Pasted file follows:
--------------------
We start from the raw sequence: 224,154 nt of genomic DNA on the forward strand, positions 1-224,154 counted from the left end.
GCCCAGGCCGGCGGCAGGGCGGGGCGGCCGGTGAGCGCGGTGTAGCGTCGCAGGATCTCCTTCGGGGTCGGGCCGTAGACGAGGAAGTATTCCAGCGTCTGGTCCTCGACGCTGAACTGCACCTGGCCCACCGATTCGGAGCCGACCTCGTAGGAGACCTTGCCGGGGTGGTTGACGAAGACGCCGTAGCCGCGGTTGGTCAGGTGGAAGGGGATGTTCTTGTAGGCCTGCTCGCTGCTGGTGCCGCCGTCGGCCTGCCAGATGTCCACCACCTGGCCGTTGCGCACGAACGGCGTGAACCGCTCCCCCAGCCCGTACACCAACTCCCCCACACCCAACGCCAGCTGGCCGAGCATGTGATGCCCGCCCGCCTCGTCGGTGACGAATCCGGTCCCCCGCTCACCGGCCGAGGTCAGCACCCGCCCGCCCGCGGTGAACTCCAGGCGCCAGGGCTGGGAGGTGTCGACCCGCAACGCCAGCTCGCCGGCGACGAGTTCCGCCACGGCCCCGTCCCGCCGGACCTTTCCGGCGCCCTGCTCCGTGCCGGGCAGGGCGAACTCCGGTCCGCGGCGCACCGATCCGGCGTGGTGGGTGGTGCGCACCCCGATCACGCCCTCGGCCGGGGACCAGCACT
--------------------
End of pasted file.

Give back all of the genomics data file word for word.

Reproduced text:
We start from the raw sequence: 224,154 nt of genomic DNA on the forward strand, positions 1-224,154 counted from the left end.
GCCCAGGCCGGCGGCAGGGCGGGGCGGCCGGTGAGCGCGGTGTAGCGTCGCAGGATCTCCTTCGGGGTCGGGCCGTAGACGAGGAAGTATTCCAGCGTCTGGTCCTCGACGCTGAACTGCACCTGGCCCACCGATTCGGAGCCGACCTCGTAGGAGACCTTGCCGGGGTGGTTGACGAAGACGCCGTAGCCGCGGTTGGTCAGGTGGAAGGGGATGTTCTTGTAGGCCTGCTCGCTGCTGGTGCCGCCGTCGGCCTGCCAGATGTCCACCACCTGGCCGTTGCGCACGAACGGCGTGAACCGCTCCCCCAGCCCGTACACCAACTCCCCCACACCCAACGCCAGCTGGCCGAGCATGTGATGCCCGCCCGCCTCGTCGGTGACGAATCCGGTCCCCCGCTCACCGGCCGAGGTCAGCACCCGCCCGCCCGCGGTGAACTCCAGGCGCCAGGGCTGGGAGGTGTCGACCCGCAACGCCAGCTCGCCGGCGACGAGTTCCGCCACGGCCCCGTCCCGCCGGACCTTTCCGGCGCCCTGCTCCGTGCCGGGCAGGGCGAACTCCGGTCCGCGGCGCACCGATCCGGCGTGGTGGGTGGTGCGCACCCCGATCACGCCCTCGGCCGGGGACCAGCACT